• Arenal Volcano – the volcano is located at the center of Arenal Volcano National Park, where you can trek up the volcano, explore the tropical forest and swim in Lake Arenal.

6. Santiago, Chile


  • Cerro Santa Lucia – this hill is adorned with wonderful facades, fountains and stairways (including Terraza Neptuno) and provides a panoramic view of Santiago.

  • Cerro San Cristobal – this hill is the highest point of Santiago and provides unbeatable views of the towering Andes mountain range in the distance that seem to dwarf the city.

  • Lagunillas – if you’re looking to hit the slopes, this is the closest and cheapest ski resort located in Cajon de Maipo. It is good choice for beginners and those traveling on a budget.

7. Cartagena, Colombia


  • Barajas Castle – the massive castle fort was used to protect the city from thieves who wanted to steal the city’s rich minerals. Explore the tunnels inside and see what it was like for guards protecting the city.

  • Boca Grande Beach – this beach is located right in Cartagena and is only $1.55 USD taxi ride from the old town. Although there are nicer, lesser developed beaches if you venture further away from the city, you can’t beat the convenience of having the beach right at the doorstep of your hotel.

  • Totumo Volcano – hike up the volcano and take a relaxing mud bath, with a massage for only $1! Afterwards, you can buy lunch prepared right there in open fire stoves and nap in their hammocks under rustic shacks.

8. Antigua, Guatemala


  • Tikal – these spectacular Mayan ruins are a must-see due to the surrounding rainforests’ natural beauty and the mystery of the ancient wonders. The name Tikal translates to “Place of Voices” and the city once had a population of over 250,000. Fun fact: the ruins were the Rebel Base in the original Star Wars movie.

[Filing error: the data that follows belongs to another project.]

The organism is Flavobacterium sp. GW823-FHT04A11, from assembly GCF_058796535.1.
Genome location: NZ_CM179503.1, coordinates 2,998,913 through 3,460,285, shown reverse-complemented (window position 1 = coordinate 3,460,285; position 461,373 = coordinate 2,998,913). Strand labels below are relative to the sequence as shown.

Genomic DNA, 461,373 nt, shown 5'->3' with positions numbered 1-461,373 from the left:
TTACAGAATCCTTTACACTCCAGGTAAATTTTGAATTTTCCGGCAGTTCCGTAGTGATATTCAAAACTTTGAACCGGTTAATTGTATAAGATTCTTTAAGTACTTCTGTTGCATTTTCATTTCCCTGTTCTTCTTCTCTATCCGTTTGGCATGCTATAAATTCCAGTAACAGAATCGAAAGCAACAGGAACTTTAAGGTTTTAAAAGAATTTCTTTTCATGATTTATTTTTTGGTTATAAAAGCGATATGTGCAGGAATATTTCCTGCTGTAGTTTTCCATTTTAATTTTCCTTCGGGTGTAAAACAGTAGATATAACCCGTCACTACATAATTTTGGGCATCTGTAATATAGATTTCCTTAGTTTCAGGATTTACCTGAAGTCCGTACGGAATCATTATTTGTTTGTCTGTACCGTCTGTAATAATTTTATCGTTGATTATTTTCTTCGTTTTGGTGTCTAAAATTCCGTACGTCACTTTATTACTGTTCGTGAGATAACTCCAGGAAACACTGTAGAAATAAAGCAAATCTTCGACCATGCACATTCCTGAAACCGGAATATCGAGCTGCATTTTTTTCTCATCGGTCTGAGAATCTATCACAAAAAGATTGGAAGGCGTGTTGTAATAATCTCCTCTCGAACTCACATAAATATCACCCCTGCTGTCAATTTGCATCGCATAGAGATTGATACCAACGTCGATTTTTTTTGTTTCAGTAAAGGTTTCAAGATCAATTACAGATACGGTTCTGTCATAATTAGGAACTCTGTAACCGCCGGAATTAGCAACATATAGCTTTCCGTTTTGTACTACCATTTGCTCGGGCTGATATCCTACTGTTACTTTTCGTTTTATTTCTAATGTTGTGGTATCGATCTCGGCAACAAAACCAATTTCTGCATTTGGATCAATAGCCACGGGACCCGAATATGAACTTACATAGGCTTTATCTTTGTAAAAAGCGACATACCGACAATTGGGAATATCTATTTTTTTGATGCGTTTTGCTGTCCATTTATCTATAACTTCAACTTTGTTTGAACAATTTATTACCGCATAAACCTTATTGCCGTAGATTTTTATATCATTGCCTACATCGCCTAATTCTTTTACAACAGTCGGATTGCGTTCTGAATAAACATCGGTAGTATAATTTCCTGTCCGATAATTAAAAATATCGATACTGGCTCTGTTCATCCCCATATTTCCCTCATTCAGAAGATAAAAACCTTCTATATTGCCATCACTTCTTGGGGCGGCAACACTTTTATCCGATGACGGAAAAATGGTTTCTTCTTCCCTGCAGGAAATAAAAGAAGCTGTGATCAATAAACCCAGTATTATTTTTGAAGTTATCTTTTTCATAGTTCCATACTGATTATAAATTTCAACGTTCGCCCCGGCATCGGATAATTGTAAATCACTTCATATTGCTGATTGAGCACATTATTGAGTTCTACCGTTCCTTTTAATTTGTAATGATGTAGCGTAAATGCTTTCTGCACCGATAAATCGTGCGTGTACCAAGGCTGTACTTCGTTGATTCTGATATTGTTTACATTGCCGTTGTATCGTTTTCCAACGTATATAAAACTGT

• Lake Atitlan – go for a swim, scuba dive or take a boat ride in what is considered by many to be the most beautiful lake in the world. There are several quant indigenous villages bordering the lake which provide a great insight into local life in Guatemala.

  • Pacaya Volcano – there are many tour companies that offer a shuttle service to see the volcano for only $6-$12 USD. On your hike up the volcano, you’ll come very close to active lava flows, and in some cases you might even walk on top of recent flows that have hardened into rock.

9. Buenos Aires, Argentina


  • La Boca – this working-class neighborhood provides a unique cultural experience for visitors. The streets are lined with vibrant, multi-colored buildings, quaint corner cafes and tourist shops.

  • El Palermo – this neighborhood is reknown for its open spaces and botanical gardens. It is home to some of the best restaurants, trendy designer stores, lively pubs, bars and clubs. You can also visit the Buenos Aires Zoo, the Rosedal, the Hippodrome and the Planetarium here.

  • Obelisk – considered Buenos Aires’ most iconic monument, the Obelisk is centered on the widest street in the world. You can capture great photos if visiting the area at night when the neighboring buildings start to light up.

10. Rio de Janeiro, Brazil


  • Christ the Redeemer – perched atop the peak of Corcovado Mountain, this monument is considered the largest Art Deco statue in the world. Visitors can take a train to reach the base of the summit, and from there take a series of elevators and escalators to reach the top.

  • Copacabana Beach – regarded as one of the best beaches in the world, Copacabana stretches 2.5 miles and is an active hangout for locals and visitors alike. Play a pickup game of soccer or volleyball, or stroll along the promenade that borders the beach.

  • Sugarloaf Mountain – rising 1,300 feet above Guanabara Bay, Sugarloaf mountain is comprised of quartz and granite and towers over the city. Visitors can ascend the mountain via cable car for incredible views of Rio.